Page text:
Saturday, July 14, 2012

Heating or Cooling naphthalene

heating/cooling process (of naphthelene/acetamide)..EXP!!!

previous knowledge :::





Melting Point
Melting Point Melting Point is the temperature at which the solid and liquid forms of a pure substance can exist in equilibrium.


Freezing PointFreezing Point Freezing Point is the temperature at which a liquid becomes a solid.
Boiling PointBoiling Point is the temperature at which the pressure exerted by the surroundings upon a liquid is equalled by the pressure exerted by the vapour of the liquid. Under this condition, addition of heat results in the transformation of the liquid into its vapour without raising the temperature.
** make sure u know how to carry out the heating and cooling experiment for napthalene



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The Graph of the Heating Process

The graph above shows the heating curve of naphthalene.
A
Naphthalene is in solid state at any temperature below its melting point.
The particles are very closely packed together in an orderly manner.
The forces between the particles are very strong. The particles can only vibrate at a fixed position.



A-B
As the naphthalene is heated, heat energy is converted to kinetic energy.
Kinetic energy increases and the molecules vibrate faster about their fixed positions and the temperature increases.


B
Naphthalene is in solid state at any temperature below its melting point.
The particles are very closely packed together in an orderly manner.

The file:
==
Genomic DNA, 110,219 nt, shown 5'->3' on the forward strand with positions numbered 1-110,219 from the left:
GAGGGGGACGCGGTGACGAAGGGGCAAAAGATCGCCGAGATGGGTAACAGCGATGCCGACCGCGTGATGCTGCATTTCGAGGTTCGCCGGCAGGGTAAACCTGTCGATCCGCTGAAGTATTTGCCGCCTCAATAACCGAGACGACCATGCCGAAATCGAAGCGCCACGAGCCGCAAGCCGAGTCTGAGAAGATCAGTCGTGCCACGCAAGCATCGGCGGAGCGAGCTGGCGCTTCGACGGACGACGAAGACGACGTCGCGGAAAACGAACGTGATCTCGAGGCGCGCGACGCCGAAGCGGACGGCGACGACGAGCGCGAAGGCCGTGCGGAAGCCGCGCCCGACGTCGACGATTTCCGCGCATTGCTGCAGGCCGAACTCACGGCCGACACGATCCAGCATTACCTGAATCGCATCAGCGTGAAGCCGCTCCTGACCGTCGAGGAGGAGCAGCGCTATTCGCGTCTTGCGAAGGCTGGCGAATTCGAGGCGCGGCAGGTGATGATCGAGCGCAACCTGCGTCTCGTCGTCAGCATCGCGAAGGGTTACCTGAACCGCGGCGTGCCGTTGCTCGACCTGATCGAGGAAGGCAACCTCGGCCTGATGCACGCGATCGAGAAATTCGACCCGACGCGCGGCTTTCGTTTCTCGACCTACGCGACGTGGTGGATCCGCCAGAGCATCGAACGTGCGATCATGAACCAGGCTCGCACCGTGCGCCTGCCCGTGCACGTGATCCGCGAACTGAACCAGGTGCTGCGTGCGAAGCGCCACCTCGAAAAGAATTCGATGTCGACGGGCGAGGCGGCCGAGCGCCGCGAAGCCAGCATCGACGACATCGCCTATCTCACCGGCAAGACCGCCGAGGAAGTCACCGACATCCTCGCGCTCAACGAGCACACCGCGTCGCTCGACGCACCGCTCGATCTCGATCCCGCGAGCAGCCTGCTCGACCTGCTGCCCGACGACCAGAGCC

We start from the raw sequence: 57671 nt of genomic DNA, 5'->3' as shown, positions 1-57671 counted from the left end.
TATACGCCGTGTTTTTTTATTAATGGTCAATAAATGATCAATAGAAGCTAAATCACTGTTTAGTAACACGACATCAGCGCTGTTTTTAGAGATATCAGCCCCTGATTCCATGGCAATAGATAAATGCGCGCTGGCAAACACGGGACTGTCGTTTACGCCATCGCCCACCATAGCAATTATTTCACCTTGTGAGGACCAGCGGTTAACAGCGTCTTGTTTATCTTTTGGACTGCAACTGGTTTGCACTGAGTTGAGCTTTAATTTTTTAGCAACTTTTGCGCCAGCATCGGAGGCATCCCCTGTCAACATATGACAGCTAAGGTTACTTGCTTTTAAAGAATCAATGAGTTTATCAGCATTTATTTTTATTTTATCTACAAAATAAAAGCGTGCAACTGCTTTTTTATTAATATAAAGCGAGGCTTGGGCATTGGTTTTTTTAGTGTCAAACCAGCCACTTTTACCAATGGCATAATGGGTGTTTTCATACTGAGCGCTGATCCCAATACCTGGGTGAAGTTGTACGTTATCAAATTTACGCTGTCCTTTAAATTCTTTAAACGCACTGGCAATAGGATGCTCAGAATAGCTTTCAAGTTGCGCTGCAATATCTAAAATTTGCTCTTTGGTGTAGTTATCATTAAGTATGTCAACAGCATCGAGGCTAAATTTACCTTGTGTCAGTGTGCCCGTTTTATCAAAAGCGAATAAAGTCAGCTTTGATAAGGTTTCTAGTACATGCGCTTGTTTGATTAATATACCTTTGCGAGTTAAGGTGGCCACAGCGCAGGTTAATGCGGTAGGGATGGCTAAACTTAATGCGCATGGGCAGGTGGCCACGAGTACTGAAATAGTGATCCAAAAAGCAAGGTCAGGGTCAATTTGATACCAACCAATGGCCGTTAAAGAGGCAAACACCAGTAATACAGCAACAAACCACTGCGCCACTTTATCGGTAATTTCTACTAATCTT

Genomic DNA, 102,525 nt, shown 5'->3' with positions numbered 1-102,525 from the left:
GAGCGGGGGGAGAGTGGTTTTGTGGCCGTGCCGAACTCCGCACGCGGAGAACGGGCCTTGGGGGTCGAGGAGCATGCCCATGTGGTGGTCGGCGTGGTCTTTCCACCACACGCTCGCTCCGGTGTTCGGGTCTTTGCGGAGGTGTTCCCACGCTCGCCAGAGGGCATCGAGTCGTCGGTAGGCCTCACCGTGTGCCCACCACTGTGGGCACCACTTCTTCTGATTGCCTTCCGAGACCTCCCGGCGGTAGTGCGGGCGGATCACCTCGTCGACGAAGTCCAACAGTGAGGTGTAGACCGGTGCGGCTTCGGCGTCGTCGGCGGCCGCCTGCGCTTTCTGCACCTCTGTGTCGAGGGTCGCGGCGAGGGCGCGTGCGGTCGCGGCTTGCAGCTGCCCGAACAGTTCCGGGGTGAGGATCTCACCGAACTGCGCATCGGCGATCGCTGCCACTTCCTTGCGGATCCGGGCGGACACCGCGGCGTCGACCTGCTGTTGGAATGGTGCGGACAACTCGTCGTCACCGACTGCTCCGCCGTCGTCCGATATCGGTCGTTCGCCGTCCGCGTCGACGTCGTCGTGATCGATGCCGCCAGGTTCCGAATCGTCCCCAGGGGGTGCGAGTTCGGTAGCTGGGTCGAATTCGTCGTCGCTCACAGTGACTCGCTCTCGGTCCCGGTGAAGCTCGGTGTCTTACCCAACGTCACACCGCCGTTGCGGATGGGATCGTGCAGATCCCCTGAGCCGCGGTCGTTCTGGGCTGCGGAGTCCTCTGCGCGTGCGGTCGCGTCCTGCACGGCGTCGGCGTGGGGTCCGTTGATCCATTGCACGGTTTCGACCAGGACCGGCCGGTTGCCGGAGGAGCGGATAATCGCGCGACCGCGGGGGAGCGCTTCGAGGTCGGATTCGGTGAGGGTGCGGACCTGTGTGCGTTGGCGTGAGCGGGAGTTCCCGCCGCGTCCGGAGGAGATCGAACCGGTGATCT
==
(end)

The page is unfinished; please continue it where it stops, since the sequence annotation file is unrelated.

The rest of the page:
The forces between the particles are very strong. The particles can only vibrate at a fixed position.

B-C
Naphthalene exists in both solid and liquid states.
The temperature remains constant because the heat that supplied to naphthalene is used to overcome the forces of attraction that hold the particles together.
The constant temperature is called the melting point.
The heat energy that absorbed to overcome the intermolecular forces is named as the latent heat of fusion.

C
All the naphthalene has completely melted.
Solid naphthalene has turned into liquid.

C-D
Naphthalene is in liquid state.
As the liquid naphthalene is heated, the molecules gain more heat energy and the temperature continues to increase.
The particles move faster and faster because their kinetic energy is increasing.


DNaphthalene still exists in liquid state.
Naphthalene molecules have received enough energy to overcome the forces of attraction between the particles in the liquid.
Some of the naphthalene molecules start to move freely and liquid naphthalene begin to change into gashave received enough energy to overcome the forces of attraction between the particles in the liquid. Some of the naphthalene molecules start to move freely and liquid naphthalene begin to change into gas


D-ENaphthalene exists in both liquid and gaseous states.
The temperature remains unchanged.
The is because the heat energy absorbed is used to overcome the intermolecular forces between the particles of the liquid rather than increase the temperature of the liquid.